Bill Burnett (writer)

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Bill Burnett is an American songwriter, composer, musician, singer, writer, director, television producer and voice actor who is best known for co-creating Nickelodeon's ChalkZone along with Larry Huber. He is also the leader of the LA-based band The Backboners. He currently resides in Los Angeles

Career[edit]

His first success in his career was working with Patti LuPone for her musicals produced for PBS, after moving to New York City. He later met Fred Seibert and Alan Goodman at his advertisement agency in New York in 1988 and became a writer for the agency. Later, he became a creative director creating groundbreaking campaigns for Nick-at-Nite, Sassy Magazine and Nickelodeon. He was then hired in Hanna-Barbera Cartoons by Fred Seibert, when he became president of the company, to compose music and became a creative director, which was his first worker on the spot he hired, even writing the theme song for Cave Kids. He moved to Hollywood at the same time to work in there marketing departments. He then worked on Cartoon Network's Cow and Chicken as a story editor and wrote all the songs for the show, especially for the episode "The Ugliest Weenie".

He later worked in Frederator once Seibert left Hanna-Barbera to pursue his own studios during their merger with Warner Bros. Animation, which they were working on his other animation showcase Nickelodeon's Oh Yeah! Cartoons. Bill worked as a director and producer, and wrote the show's theme song and later producing,[1] creating and directing eight animated shorts of ChalkZone which he later worked on when Nickelodeon picked it up to become its own series working alongside co-creator Larry Huber using both their talents of music and animation. ChalkZone was a combined brainstorm of Larry's idea about a boy with magic chalk and Bill's idea about a world behind the chalk boards. It premiered on March 22, 2002 with the highest ratings for a new show premiere in, California. the network's history at the time. He also directed several other shorts for Oh Yeah! such as the "Hobart" shorts and "Jelly's Day" (co-created by Greg Emison), "Tutu the Superina" and "The Feelers". He wrote all of the musical numbers and each music video song at the end of each episode. He even does side voices and singing bits in the music scores, along with Guy Moon (score composer) and Jess Harnell (voice of Joe Tabootie in the show). One of the episodes of ChalkZone called "Insect Aside" had a song that Bill wrote and sung in the late 1990s and still sang today. After the show ended production in mid-2003 (although the show would continue into 2008 as the result of multiple hiatuses), he wrote The Electric Piper, a movie on the same channel.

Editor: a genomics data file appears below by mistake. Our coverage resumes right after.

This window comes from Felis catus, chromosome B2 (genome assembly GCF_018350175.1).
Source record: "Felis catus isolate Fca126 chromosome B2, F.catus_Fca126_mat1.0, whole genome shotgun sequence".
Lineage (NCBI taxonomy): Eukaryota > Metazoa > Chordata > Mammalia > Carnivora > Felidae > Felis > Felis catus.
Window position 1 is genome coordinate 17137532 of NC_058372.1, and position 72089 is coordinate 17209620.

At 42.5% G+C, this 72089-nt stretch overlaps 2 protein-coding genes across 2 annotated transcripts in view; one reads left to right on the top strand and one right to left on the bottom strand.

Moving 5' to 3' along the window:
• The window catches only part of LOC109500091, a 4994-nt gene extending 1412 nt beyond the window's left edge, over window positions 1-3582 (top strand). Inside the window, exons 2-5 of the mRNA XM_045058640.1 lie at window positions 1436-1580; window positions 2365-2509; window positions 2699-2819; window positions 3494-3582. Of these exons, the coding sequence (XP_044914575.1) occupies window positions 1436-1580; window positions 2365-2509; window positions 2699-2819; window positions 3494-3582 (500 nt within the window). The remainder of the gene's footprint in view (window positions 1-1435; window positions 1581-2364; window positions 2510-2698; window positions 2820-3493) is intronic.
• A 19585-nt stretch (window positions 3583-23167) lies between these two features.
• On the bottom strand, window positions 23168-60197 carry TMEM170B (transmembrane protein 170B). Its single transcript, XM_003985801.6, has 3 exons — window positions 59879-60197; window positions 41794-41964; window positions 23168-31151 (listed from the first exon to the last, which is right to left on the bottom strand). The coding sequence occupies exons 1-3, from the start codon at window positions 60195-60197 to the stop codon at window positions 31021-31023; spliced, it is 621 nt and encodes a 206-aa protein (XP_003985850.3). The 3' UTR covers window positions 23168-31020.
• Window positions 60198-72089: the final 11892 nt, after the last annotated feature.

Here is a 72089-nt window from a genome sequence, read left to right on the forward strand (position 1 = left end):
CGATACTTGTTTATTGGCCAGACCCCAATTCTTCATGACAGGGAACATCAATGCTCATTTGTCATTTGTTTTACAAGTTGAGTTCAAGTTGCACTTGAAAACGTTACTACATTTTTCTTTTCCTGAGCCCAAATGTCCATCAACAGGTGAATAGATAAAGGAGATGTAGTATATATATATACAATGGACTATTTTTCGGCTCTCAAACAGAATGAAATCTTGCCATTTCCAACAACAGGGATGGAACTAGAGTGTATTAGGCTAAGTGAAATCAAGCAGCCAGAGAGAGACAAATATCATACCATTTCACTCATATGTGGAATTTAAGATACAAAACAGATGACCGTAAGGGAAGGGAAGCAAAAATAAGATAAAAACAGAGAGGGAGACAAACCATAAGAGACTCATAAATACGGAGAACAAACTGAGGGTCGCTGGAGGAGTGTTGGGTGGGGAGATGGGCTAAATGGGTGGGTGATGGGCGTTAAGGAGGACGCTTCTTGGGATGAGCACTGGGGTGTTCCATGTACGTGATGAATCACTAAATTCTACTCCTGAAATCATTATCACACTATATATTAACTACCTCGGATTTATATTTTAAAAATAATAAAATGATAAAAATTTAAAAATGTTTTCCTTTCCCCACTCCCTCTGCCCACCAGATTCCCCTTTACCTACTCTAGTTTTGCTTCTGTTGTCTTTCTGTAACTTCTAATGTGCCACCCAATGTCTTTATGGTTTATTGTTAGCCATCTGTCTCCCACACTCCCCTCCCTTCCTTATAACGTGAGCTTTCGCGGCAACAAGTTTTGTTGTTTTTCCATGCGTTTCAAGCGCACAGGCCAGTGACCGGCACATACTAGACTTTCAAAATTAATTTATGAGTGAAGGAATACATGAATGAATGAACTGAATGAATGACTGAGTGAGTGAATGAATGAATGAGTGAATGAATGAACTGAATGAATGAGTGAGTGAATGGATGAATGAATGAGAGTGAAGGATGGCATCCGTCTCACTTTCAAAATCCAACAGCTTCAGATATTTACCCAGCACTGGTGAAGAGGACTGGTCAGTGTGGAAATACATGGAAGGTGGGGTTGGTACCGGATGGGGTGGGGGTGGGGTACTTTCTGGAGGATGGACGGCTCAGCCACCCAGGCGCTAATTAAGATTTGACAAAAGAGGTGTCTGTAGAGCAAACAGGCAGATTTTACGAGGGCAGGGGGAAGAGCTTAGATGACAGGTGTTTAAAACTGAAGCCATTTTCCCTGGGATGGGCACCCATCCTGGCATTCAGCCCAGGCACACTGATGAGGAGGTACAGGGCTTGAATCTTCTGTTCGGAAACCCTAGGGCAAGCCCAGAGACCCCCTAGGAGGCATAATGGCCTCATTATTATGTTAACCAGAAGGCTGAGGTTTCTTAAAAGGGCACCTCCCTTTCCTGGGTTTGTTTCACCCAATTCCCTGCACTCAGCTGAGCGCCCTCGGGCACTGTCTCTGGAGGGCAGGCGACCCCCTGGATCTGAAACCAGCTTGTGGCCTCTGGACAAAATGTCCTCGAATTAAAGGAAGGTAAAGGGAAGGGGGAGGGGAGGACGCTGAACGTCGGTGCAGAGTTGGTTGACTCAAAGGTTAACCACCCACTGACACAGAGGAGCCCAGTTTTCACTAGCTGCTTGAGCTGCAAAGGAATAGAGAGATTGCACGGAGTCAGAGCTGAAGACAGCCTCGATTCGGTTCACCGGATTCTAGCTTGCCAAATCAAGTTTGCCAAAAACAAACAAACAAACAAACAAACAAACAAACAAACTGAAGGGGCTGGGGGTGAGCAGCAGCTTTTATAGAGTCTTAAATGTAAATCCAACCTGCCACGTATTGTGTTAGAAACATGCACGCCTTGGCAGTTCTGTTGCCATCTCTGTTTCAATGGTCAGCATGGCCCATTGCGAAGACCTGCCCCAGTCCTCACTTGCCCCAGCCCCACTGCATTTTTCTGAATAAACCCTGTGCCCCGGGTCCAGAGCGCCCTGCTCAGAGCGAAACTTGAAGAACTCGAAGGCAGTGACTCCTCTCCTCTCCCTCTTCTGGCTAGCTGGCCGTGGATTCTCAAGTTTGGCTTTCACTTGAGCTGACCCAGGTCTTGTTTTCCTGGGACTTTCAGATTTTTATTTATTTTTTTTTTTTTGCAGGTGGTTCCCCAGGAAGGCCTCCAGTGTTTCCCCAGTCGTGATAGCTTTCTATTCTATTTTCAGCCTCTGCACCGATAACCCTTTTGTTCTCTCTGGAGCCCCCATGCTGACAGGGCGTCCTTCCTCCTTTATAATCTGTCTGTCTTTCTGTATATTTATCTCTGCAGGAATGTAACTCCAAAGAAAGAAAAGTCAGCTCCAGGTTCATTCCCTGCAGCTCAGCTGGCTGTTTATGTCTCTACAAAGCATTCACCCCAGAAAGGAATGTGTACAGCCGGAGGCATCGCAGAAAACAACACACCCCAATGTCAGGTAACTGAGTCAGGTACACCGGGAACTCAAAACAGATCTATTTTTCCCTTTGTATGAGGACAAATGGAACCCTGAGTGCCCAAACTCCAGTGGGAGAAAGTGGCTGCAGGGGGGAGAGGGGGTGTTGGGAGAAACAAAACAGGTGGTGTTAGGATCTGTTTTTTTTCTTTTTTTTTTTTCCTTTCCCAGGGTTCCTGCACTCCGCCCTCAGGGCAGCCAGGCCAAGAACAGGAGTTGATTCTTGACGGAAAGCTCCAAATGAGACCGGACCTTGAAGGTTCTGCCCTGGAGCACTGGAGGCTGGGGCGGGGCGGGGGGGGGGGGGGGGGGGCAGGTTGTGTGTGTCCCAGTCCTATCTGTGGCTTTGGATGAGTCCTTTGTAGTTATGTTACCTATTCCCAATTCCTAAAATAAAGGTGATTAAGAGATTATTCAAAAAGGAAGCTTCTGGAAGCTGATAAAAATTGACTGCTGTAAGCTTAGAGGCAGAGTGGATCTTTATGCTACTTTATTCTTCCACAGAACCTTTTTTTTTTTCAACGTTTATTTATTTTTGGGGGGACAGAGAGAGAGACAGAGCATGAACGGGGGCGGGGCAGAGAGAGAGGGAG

Alongside Nickelodeon, he also wrote songs in the network Comedy Central. In fact, he was the one who gave the network its signature name in the first place.[2] He also did songs and ads for Central, VH-1 and MTV. One of his shorts for "OH YEAH!", "What is Funny?" was based on a series of live action promos for Ha! Comedy Channel (a precursor of Comedy Central) complete with the same theme song and he later produced the cartoon with Vince Waller directing.

In 2005, he went back to Nickelodeon for the Oh Yeah! spinoff Random! Cartoons working with the Oh Yeah! team creating the short Dr. Froyd's Funny Farm (with the late Jaime Diaz who died shortly after it aired being one of his final projects) and composed the scores for two other shorts: "Hornswiggle" (created by Jerry Beck) and the non-Random! Cartoons short "Gaucho Pampa" (also created by Diaz as his second-final project).[3]

He is close friends with Butch Hartman (Bill actually came up with the name "Fairly OddParents" for his upcoming pilot and later TV series), Larry Huber, Greg Emison, Rob Renzetti, Vince Waller and Seth MacFarlane (who he fired from Cow & Chicken) who were about 20 feet from his office. He was also close friends with famous ballet dancer Sally Rousse and cartoonist Bill Plympton who was a guest artist in his show ChalkZone animating some retro-1950s chalk drawings, as well as the inspiration for the character Drew Yerface on the show, and Plympton was also producing a short for Random! Cartoons called "Gary Guitar". Another of Bill's cartoon shorts, "Tutu the Superina" was actually created by him and Sally Rousse who helped him with material about ballet dancers which they came up with a ballerina crime fighter.

Taking a break from animation, he is currently writing songs for his band.

Personal life[edit]

He started writing songs at the age of five and sixteen. His mother, Mildred, was an opera singer and occasionally called to him operatically which was the inspiration for Rudy's mother in ChalkZone along with Larry's father who was a real life butcher and taught Larry how to butcher animals.

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